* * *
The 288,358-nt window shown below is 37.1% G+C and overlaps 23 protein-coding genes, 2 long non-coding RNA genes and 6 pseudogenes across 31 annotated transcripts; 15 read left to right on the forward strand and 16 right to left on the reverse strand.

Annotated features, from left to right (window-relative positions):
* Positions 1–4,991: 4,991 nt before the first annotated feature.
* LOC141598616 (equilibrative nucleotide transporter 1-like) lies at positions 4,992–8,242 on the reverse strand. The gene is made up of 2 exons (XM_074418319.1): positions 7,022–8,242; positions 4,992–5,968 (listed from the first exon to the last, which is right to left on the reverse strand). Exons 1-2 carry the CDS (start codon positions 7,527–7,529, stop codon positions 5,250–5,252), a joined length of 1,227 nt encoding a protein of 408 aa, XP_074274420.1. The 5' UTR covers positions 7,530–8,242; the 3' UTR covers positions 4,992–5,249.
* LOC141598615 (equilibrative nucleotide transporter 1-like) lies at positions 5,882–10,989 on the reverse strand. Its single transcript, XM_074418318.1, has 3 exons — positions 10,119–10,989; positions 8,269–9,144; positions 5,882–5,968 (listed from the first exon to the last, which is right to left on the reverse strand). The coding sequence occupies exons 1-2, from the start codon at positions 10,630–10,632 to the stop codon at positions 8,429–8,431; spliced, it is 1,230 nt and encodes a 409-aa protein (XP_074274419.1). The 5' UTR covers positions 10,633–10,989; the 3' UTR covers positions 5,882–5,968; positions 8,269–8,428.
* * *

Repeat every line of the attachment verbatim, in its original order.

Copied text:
The 288,358-nt window shown below is 37.1% G+C and overlaps 23 protein-coding genes, 2 long non-coding RNA genes and 6 pseudogenes across 31 annotated transcripts; 15 read left to right on the forward strand and 16 right to left on the reverse strand.

Annotated features, from left to right (window-relative positions):
* Positions 1–4,991: 4,991 nt before the first annotated feature.
* LOC141598616 (equilibrative nucleotide transporter 1-like) lies at positions 4,992–8,242 on the reverse strand. The gene is made up of 2 exons (XM_074418319.1): positions 7,022–8,242; positions 4,992–5,968 (listed from the first exon to the last, which is right to left on the reverse strand). Exons 1-2 carry the CDS (start codon positions 7,527–7,529, stop codon positions 5,250–5,252), a joined length of 1,227 nt encoding a protein of 408 aa, XP_074274420.1. The 5' UTR covers positions 7,530–8,242; the 3' UTR covers positions 4,992–5,249.
* LOC141598615 (equilibrative nucleotide transporter 1-like) lies at positions 5,882–10,989 on the reverse strand. Its single transcript, XM_074418318.1, has 3 exons — positions 10,119–10,989; positions 8,269–9,144; positions 5,882–5,968 (listed from the first exon to the last, which is right to left on the reverse strand). The coding sequence occupies exons 1-2, from the start codon at positions 10,630–10,632 to the stop codon at positions 8,429–8,431; spliced, it is 1,230 nt and encodes a 409-aa protein (XP_074274419.1). The 5' UTR covers positions 10,633–10,989; the 3' UTR covers positions 5,882–5,968; positions 8,269–8,428.